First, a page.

Friday, April 19, 2013

March to March, A few Jobs Appear. Feb. to March, none.

None of the other 49 states equaled New Mexico’s wage job performance during March. There were 23 with more wage jobs and 26 with fewer. New Mexico stood alone with no change.
Caveats: The state job performance stated above was for March in comparison to February. The figures are seasonally adjusted.
The year-over-year comparison means more, I believe, than a monthly change.
For the year from March 2012, our job situation continued the performance of January and February and showed a slight increase of 3,800 wage jobs (0.47%) on a seasonally unadjusted basis and 2,200 (0.3%) with the seasonal adjustment. The wage job total grew 3,500 in January and 2,600 in February.
The monthly percentage increase remains below one half of one percent. Maybe having a one percent year-over-year increase would allow saying a recovery of sorts is in place. For now, no.
On a seasonally adjusted basis, Arizona added 45,100 jobs year-over-year for 1.8% growth. Colorado added 58,700, a 2.6% increase for the period. New Mexico added 2,200 for 0.3% growth.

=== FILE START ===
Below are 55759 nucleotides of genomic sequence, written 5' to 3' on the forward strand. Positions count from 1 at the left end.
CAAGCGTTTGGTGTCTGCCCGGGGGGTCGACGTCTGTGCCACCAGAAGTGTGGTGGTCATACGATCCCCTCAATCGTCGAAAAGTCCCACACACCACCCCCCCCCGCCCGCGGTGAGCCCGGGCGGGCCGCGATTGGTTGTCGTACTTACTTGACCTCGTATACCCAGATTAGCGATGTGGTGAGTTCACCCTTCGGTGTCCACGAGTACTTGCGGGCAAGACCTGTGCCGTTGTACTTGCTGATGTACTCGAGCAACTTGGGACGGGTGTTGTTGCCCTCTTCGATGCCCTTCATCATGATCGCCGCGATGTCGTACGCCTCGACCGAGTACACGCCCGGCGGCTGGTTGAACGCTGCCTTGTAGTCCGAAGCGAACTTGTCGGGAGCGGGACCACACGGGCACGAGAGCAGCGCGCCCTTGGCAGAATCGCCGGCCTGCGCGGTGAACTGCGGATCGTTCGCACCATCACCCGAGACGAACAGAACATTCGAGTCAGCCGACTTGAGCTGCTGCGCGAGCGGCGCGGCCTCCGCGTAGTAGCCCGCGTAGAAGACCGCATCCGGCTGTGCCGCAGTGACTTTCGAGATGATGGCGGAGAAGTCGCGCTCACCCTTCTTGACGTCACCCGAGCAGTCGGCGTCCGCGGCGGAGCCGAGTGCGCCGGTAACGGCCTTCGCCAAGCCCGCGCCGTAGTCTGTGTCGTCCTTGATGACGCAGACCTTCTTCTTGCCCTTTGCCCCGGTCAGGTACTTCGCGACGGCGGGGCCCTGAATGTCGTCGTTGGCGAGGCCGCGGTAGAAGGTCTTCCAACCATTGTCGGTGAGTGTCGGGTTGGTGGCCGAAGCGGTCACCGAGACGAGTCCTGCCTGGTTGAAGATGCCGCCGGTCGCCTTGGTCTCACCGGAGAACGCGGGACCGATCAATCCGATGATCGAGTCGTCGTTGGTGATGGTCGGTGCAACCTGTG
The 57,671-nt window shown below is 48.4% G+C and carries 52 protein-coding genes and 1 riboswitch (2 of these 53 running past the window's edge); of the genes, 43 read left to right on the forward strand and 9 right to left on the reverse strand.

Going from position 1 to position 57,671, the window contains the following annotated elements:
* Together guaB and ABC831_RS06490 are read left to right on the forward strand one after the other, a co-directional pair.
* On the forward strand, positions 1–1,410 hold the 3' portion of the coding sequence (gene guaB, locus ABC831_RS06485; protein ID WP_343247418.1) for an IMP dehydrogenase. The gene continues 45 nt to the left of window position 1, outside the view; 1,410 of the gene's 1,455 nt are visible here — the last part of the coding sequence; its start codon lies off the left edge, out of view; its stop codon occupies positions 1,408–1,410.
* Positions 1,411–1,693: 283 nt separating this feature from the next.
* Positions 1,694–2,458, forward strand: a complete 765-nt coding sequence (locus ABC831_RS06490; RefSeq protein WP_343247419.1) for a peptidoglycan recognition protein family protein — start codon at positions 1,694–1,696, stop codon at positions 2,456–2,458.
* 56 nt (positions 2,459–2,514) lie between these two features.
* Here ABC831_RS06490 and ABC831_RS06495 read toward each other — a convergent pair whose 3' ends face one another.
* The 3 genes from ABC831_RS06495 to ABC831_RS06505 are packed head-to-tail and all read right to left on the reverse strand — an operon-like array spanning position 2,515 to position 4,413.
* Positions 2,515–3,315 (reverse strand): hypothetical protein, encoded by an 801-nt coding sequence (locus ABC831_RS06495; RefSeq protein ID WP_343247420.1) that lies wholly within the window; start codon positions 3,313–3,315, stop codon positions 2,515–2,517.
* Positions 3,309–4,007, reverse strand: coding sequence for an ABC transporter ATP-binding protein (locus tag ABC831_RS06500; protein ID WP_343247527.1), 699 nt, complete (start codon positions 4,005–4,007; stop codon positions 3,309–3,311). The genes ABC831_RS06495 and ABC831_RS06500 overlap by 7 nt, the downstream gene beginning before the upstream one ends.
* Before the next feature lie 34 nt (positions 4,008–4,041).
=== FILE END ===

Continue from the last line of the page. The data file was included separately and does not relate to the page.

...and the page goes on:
Throw population into the mix and New Mexico’s comparative performance is even worse. While Colorado’s 5.2 million (in 2012) population is “only” 2.5 times that of New Mexico, for the March-to-March year, Colorado added 26.7 times more wage jobs. Arizona’s 6.6 million population is 3.14 times New Mexico’s 2.1 million. Arizona’s 45,100-job increase was 20.5 times New Mexico’s.
For the March-to-March year, leisure and hospitality (tourism, mostly) continued to have the best performance with 2,800 more jobs, followed by finance with 1,100 more. Manufacturing lost 600 jobs and government dropped 700.

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